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Thackeray's Vanity Fair and Commodities in Circulation
Stockholm University, Faculty of Humanities, Department of English.
2011 (English)Independent thesis Basic level (degree of Bachelor), 10 credits / 15 HE creditsStudent thesis
Abstract [en]

While William Thackeray’s Vanity Fair is a satire, a humoristic account of the vanities of the different characters in the fictitious society of Vanity Fair, it is also a social criticism of early nineteenth century British society. The essay examines Thackeray’s social critique, which is sometimes explicitly expressed and sometimes more implicit. His criticism is aimed both at the new commodity culture where everything is reducible to money—even people and human relations—and at the class system of the up-and-coming middle classes and the established gentry and aristocracy. When Thackeray sends Becky Sharpe off in a vain pursuit of wealth and social status, he also uses her to expose the vanities of the other characters in Vanity Fair. Their vanities derive from the prevailing commodity culture and are mainly connected to wealth and social status. The essay discusses Becky’s progress from a sociological perspective through the theories of Pierre Bourdieu. His concepts of field, habitus, capital and distinction deal with the power structure in society and what distinguishes different social classes.  Here his theories are used to demonstrate how the different characters in Vanity Fair engage in competition for social status, by using their different forms of capital, and the essay emphasizes the convertibility of these kinds of capital. Bourdieu’s theories contribute to the understanding of how Becky who comes from nowhere, manages to climb to very top rung of the social ladder, but they also demonstrate that her chameleon-like ability to fit in everywhere is an exception to Bourdieu’s general model.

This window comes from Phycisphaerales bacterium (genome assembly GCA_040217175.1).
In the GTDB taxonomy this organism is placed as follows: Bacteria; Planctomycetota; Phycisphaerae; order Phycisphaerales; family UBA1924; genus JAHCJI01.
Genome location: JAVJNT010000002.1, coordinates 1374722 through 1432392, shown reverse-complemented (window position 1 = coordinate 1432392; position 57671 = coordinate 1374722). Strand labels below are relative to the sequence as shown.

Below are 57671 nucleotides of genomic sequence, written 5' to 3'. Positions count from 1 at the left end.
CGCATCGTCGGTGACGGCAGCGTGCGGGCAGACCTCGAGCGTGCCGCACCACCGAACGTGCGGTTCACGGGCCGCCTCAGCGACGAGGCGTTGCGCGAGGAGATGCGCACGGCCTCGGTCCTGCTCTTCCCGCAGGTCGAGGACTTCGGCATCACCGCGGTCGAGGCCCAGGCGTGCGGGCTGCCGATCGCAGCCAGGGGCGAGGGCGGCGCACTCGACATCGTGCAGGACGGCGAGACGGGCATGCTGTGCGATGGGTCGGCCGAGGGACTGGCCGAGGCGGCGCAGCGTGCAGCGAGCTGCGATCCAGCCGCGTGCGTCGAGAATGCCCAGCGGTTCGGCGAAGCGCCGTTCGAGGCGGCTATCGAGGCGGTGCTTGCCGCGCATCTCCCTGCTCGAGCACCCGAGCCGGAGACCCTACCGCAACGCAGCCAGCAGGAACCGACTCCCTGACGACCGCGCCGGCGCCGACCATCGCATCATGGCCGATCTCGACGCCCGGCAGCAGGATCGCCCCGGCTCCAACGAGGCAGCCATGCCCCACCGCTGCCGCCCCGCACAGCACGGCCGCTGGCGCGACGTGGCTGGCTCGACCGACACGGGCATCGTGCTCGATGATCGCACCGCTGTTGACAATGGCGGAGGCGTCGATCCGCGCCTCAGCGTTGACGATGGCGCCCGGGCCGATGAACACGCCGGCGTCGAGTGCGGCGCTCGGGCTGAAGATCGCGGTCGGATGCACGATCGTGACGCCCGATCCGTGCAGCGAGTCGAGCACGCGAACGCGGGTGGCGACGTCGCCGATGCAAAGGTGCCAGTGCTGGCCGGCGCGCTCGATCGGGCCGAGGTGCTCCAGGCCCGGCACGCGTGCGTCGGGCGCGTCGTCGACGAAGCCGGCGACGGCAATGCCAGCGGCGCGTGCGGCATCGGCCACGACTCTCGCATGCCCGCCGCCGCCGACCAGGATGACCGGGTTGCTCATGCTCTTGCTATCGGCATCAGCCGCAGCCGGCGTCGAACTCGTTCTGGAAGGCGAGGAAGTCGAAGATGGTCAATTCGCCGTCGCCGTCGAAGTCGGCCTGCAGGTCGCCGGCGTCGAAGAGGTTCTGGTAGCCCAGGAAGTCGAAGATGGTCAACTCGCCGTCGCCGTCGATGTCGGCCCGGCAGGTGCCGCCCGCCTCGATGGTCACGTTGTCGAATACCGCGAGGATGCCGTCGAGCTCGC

Place, publisher, year, edition, pages
2011. , 21 p.
Keyword [en]
Thackeray, Vanity Fair, commodity culture, social critique, field, capital, habitus, distinction, Bourdieu
National Category
Languages and Literature
URN: urn:nbn:se:su:diva-72369OAI: diva2:495212
Humanities, Theology
Available from: 2012-08-27 Created: 2012-02-08 Last updated: 2012-08-27Bibliographically approved

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Ahola, Ulrika
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